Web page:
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I'm trying to set up a network using an AirPort Extreme as a router (connected to the WAN on one end and the LAN on the other). I understand that out of the box I will have a hardware firewall, and the ability to set up DHCP, but am unclear on what the best way to add the capabilities of Lion Server, or if there's even any advantage to doing so.

Specifically,

(1) I'd like to use Lion Server, rather than the AirPort Extreme for DHCP, mostly because the UI is much easier to use and provides finer control.

(2) I wonder if there's any reason to use Lion Server as the firewall, instead of or in addition to AirPort Extreme (or if that even makes sense).

Is there a best practice on how to set this up? Any suggestions on how to proceed would be appreciated.

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3 Answers 3

up vote 1 down vote accepted

To use the Lion server for DHCP, you need to simply turn off DHCP service on the AirPort Extreme and turn it on in Lion.

To use the Lion box as a firewall it will need to have two network ports - one for LAN and one for WAN. (Unless you want your LAN side to be provided wirelessly (which I don't recommend)).

I'm a big fan of OSX server and use it at home myself...
so here are some other neat things you could do with a Lion server...

Set up your Lion server to provide DNS names and a domain. When using the Lion server to provide IP addresses (DHCP), you can also allow it to provide other info to the clients, like who's providing DNS. So rather than having to use IPs to refer to your machines, you can give them DNS names. This means you don't have to set up static IPs for each device and you don't have to remember IPs!
DNS and domain name examples: macbook.mynetwork.net, airport.mynetwork.net, etc. (mynetwork.net being your domain)

Set up RADIUS authentication with WPA2 Enterprise for your wireless connection. You "pair" the AirPort Extreme with the Lion server. This means that people who want to use your WiFi have to log in with a user and password.
The user authentication is handled by the Lion server - set up your users in the server's directory.

Set up your Lion server to provide software updates to your Macs This means that your server downloads all the updates from Apple and can then serve them to Macs on your network. Saving bandwidth and time (it's alot faster!) You'll need to either manually point the client Macs to the server for their updates or "bind" the Macs to the server in order to change the appropriate settings for this (which is a big topic best discussed elsewhere).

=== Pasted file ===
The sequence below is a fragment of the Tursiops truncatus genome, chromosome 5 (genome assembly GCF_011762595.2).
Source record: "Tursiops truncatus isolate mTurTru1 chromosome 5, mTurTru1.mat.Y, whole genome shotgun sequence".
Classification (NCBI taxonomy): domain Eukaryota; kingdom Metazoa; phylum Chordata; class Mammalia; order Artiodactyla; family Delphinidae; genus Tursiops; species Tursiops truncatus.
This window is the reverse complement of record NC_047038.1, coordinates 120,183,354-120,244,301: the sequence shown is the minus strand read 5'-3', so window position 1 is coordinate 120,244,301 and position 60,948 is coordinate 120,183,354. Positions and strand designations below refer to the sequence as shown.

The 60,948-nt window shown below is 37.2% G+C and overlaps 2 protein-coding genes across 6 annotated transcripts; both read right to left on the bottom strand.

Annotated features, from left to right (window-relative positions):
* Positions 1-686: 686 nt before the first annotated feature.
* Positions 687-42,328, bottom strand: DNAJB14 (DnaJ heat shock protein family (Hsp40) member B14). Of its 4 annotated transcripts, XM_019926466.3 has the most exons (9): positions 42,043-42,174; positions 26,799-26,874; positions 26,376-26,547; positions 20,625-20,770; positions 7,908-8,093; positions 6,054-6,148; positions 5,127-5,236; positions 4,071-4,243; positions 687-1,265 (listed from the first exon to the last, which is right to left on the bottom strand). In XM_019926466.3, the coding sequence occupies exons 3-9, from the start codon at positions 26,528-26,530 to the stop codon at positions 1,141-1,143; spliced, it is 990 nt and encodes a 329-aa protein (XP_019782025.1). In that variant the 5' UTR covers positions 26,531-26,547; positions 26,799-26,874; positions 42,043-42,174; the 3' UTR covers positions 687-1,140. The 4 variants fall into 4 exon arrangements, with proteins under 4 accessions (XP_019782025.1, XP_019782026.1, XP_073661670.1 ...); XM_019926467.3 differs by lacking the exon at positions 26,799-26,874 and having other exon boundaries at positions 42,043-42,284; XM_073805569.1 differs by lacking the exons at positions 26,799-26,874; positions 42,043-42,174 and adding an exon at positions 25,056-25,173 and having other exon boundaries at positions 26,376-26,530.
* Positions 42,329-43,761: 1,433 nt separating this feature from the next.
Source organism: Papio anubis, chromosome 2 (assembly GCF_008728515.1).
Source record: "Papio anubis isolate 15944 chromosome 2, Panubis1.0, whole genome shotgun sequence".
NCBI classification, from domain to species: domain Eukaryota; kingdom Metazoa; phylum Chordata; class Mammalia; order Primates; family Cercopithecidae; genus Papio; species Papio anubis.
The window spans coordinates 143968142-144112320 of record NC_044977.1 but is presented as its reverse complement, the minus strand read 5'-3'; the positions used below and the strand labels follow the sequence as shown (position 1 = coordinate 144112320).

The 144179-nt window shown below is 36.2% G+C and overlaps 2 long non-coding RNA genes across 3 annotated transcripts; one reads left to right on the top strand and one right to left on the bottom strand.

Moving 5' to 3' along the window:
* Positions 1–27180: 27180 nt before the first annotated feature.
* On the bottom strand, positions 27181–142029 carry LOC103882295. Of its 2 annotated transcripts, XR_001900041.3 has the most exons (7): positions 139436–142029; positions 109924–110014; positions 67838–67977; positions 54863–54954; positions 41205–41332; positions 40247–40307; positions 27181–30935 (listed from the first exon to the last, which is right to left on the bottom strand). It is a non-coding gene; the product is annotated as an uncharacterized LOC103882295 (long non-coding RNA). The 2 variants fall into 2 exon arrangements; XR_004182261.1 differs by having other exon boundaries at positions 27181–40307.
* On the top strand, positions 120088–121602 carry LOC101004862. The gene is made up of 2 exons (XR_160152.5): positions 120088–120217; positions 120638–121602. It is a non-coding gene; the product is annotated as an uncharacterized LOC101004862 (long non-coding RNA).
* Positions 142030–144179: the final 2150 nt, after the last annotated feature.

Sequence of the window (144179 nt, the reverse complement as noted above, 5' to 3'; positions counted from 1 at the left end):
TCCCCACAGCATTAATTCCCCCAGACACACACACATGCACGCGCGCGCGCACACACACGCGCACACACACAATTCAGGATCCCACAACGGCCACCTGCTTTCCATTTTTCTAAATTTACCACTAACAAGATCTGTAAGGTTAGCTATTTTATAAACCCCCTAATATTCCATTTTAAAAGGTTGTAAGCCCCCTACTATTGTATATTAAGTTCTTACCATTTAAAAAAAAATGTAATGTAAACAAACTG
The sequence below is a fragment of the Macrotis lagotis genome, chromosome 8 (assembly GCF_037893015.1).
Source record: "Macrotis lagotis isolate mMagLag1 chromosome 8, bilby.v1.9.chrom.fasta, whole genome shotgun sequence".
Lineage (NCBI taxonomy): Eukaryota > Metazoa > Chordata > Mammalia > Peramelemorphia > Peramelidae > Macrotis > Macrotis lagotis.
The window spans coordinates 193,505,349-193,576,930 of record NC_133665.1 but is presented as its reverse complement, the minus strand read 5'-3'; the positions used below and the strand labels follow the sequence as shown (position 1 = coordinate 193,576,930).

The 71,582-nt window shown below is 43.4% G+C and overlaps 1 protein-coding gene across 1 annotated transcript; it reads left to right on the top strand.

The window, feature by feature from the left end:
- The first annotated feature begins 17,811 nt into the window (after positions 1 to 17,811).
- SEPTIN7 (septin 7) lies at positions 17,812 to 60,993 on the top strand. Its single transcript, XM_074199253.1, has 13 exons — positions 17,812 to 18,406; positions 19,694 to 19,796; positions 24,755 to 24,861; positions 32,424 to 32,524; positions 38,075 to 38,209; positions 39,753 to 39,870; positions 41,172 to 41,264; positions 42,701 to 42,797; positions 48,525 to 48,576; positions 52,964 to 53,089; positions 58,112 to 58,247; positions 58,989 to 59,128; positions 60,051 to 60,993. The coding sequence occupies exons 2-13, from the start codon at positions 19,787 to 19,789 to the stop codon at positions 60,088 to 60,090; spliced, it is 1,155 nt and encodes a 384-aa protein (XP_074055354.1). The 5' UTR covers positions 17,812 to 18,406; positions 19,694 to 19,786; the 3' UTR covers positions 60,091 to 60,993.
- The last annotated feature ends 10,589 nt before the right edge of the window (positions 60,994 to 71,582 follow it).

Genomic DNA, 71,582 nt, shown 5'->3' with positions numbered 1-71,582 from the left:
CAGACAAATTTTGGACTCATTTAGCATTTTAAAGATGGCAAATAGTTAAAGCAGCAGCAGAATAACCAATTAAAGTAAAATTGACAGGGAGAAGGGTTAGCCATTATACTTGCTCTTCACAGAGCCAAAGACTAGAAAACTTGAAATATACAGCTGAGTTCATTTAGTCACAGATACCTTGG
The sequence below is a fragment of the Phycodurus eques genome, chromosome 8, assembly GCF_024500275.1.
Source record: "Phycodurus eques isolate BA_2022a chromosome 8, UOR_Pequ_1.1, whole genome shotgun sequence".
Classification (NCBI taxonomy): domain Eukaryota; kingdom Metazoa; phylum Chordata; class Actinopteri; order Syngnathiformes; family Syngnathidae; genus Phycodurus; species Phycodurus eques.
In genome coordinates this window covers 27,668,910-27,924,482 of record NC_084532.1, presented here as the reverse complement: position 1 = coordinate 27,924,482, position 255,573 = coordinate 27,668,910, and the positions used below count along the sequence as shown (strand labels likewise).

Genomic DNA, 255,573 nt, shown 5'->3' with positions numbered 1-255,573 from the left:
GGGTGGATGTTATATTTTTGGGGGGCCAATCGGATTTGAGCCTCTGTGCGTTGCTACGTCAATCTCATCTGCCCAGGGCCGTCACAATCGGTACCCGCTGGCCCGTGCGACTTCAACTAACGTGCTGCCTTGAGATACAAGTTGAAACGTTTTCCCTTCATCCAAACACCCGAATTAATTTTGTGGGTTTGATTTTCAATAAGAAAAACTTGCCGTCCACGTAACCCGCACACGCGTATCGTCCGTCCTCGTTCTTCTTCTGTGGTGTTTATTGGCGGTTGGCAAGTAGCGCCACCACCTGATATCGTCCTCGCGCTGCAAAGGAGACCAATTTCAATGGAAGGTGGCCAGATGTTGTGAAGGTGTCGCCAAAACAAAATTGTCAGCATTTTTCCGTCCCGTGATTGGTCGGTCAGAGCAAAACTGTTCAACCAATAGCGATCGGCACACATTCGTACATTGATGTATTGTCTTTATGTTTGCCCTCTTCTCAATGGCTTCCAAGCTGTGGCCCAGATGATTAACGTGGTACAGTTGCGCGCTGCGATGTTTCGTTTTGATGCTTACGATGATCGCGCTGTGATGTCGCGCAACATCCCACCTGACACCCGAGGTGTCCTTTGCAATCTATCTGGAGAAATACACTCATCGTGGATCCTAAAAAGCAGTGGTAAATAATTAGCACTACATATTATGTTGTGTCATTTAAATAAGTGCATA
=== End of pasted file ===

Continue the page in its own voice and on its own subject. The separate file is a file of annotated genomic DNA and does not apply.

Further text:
Have fun.

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There is no way to "simply" turn off DHCP on an Airport Extreme. The only way is to use Bridge mode, but then you lose the NAT. As a workaround, you can add a fake MAC to a reserved IP address. If you plan on using Guest networking, you'll need to do one for each simultaneous guest, because the DHCP ranges are tied together.

It's probably the worst part of the AEBS feature set.

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I'll bet you figure it out already now, but here's a solution I made here :

  • ADSL modem in BRIDGE mode
  • AEBS in 'share public IP'-mode so is acts as hardware firewall, router, NAT ... blabla (10.0.0.1) for NAT leave standard host open and NAT-PMP on
  • TCP/IP (internet side) DHCP and fill in as first DNS server to 10.0.0.2 (your own server)
  • Set DHCP as follow : DHCP start 10.0.0.2 DHCP end 10.0.0.3
  • Lease 1 day
  • DHCP reserve : 10.0.0.2 --> server (with real MAC address and server configured as static 10.0.0.2)
  • DHCP reserve : 10.0.0.3 --> BOGUS (with FAKE MAC address 00:00:00:00:00:01)
  • DHCP at the server with Range 10.0.0.2 to 10.0.0.254 Router 10.0.0.1 DNS-server 10.0.0.2

And your combination AEBS / OSX Server works fine together and dealing DHCP / DNS / Firewall (just in case) / etc etc ...

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